Easing the Discomfort of Illness in Winter
Have you been feeling under the weather lately? I know that here in Boulder, CO, there are many who are ill with the flu, a cold, or a respiratory illness, not Covid.

One of my favorite spices to use during the winter is cinnamon. It’s a wonderful, warming spice that, with its health-giving qualities, can ease the discomfort of the illnesses that often arise in these cold winter months.

Although this fragrant spice might remind you of the holiday season, it also contains potent antibacterial, antiviral, and antioxidant properties.

Cinnamon has been used for hundreds of years as a natural medicine. In Ayurvedic treatment, it’s often used to treat respiratory and digestive problems.

St. Hildegard even enjoyed cinnamon as a healing spice long ago, sharing that it was good for sinus issues. She also included it in her yummy Joy Cookies  along with nutmeg and cloves.


What is Cinnamon?
Do you know? Cinnamon is harvested from the inner bark of a tropical evergreen plant where it’s peeled and laid in the sun to dry. It curls into rolls which we know as cinnamon sticks. These sticks are ground into a powder form to become one of our favorite household spices.There are 2 common types of cinnamon:

  • Cassia cinnamon – this cinnamon originates from southern China and is the more common and less expensive type you see in the store.
  • Ceylon cinnamon– sometimes named “true” cinnamon, this one originates from Sri Lanka and southern India and is less common and typically more expensive at the store.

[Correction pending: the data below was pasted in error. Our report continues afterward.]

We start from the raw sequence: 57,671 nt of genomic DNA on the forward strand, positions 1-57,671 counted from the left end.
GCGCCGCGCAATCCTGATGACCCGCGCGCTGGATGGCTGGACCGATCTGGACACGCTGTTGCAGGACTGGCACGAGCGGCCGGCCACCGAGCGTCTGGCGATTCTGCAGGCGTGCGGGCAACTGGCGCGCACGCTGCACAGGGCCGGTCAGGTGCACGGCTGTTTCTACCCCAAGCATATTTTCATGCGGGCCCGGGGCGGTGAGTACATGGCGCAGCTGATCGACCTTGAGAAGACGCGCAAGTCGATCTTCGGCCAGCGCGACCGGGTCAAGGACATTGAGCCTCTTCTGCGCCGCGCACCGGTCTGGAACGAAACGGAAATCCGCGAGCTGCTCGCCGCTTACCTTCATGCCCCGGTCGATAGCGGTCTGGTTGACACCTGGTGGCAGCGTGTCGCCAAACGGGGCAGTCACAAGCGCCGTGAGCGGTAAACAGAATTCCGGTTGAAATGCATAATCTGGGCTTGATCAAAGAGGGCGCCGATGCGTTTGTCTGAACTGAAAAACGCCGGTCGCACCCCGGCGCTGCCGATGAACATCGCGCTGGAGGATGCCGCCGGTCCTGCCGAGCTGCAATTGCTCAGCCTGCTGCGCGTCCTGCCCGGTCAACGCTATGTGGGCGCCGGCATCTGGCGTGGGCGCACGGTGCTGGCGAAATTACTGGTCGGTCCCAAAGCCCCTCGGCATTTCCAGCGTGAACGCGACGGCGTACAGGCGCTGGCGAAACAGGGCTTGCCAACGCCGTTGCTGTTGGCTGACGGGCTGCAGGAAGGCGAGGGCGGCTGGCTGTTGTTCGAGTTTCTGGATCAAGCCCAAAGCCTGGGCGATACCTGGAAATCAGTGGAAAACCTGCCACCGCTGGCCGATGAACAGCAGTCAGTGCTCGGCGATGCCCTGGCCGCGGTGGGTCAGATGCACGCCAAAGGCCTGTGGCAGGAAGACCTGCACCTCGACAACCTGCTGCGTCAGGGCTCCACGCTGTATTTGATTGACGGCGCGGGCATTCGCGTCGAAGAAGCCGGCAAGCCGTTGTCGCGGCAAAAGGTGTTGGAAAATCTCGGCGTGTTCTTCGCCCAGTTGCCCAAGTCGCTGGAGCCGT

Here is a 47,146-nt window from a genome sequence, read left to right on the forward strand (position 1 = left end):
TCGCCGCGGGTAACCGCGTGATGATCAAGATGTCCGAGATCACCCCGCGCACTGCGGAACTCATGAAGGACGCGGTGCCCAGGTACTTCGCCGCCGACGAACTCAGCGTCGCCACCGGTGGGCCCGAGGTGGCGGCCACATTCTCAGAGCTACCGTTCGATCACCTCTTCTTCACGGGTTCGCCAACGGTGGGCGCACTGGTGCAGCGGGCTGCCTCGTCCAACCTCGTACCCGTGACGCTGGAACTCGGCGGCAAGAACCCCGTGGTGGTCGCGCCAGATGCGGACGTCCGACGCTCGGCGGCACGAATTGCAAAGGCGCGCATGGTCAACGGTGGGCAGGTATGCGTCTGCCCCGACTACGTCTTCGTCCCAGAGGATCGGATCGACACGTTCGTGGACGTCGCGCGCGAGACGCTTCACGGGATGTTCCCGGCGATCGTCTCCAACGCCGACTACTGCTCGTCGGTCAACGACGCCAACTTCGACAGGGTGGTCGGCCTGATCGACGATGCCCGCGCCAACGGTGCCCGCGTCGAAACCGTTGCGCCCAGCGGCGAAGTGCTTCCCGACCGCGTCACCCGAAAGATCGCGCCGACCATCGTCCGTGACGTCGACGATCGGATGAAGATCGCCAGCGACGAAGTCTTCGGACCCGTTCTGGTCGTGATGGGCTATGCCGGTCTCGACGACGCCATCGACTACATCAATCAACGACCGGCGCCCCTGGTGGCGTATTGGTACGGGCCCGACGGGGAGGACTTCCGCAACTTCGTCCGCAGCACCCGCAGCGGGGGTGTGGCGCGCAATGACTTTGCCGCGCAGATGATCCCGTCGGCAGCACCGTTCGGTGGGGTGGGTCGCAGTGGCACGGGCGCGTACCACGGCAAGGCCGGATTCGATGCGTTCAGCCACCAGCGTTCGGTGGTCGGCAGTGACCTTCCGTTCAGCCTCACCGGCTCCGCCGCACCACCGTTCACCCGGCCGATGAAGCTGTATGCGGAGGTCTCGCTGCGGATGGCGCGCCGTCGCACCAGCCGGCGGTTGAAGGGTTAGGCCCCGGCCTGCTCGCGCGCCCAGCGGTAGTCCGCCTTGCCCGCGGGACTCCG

The distinct aroma and flavor of cinnamon that we recognize are due to the oil in the inner bark which is very high in the compound cinnamaldehyde. Scientists believe that it’s this compound that’s responsible for cinnamon’s powerful effects on health.

The Benefits of Cinnamon
There are many health benefits of cinnamon. Here are just a few to support you during this season.
1. Anti-viral and anti-bacterial – The essential oil of cinnamon that contains cinnamaldehyde has antiviral and anti-bacterial properties.
2. Lowers blood sugar- Cinnamon is known for helping to manage blood sugar, working in a way similar to insulin.
3. Supports brain health – Recent research indicates that cinnamon may support the health of the aging brain, possibly reducing the risk of such conditions as Alzheimer’s.


Simple and Delicious Cinnamon Recipes

Here’s one of my favorite cinnamon recipes to have when I’m feeling under the weather. You can sip it as a tea to help relieve your discomfort when you have a cold, the flu, or a sore throat. You can also store it in a jar to use on pancakes, toast, oatmeal, or even roasted squash or sweet potatoes. So simple and delicious!

Cinnamon Honey

1 Tablespoon raw honey
1 teaspoon cinnamon

To make tea, simply dissolve a spoonful or two of cinnamon honey in hot water. Then enjoy!

Feeling more adventurous and not sick? Then enjoy roasted squash or sweet potatoes with cinnamon honey.


Roasted Squash with Cinnamon Honey

Prepare butternut squash by peeling and chopping it into 1-inch pieces, discarding the seeds. Place the squash pieces in a bowl. Other varieties of winter squash or sweet potatoes can be used as a substitute, if desired.

Depending on the size of your squash, add 2-3 T. cinnamon honey, 1-2 T. olive oil and ¼-1/2 t. salt in the bowl.  Mix until the pieces are fully coated.

Spread evenly on a baking sheet covered with parchment paper and roast in a 375-degree oven for 25-30 minutes. Stir halfway through. Serve warm and enjoy!

This is the third post in my series of nourishing foods and recipes for the month of January. A way to support you in taking care of yourself this month. Did you miss the first two? You can find them here:
The Nourishing Food That’s Good for Digestion and Skin and Even Makes Us Happy
An Easy, Nutritious Snack to Help Curb Cravings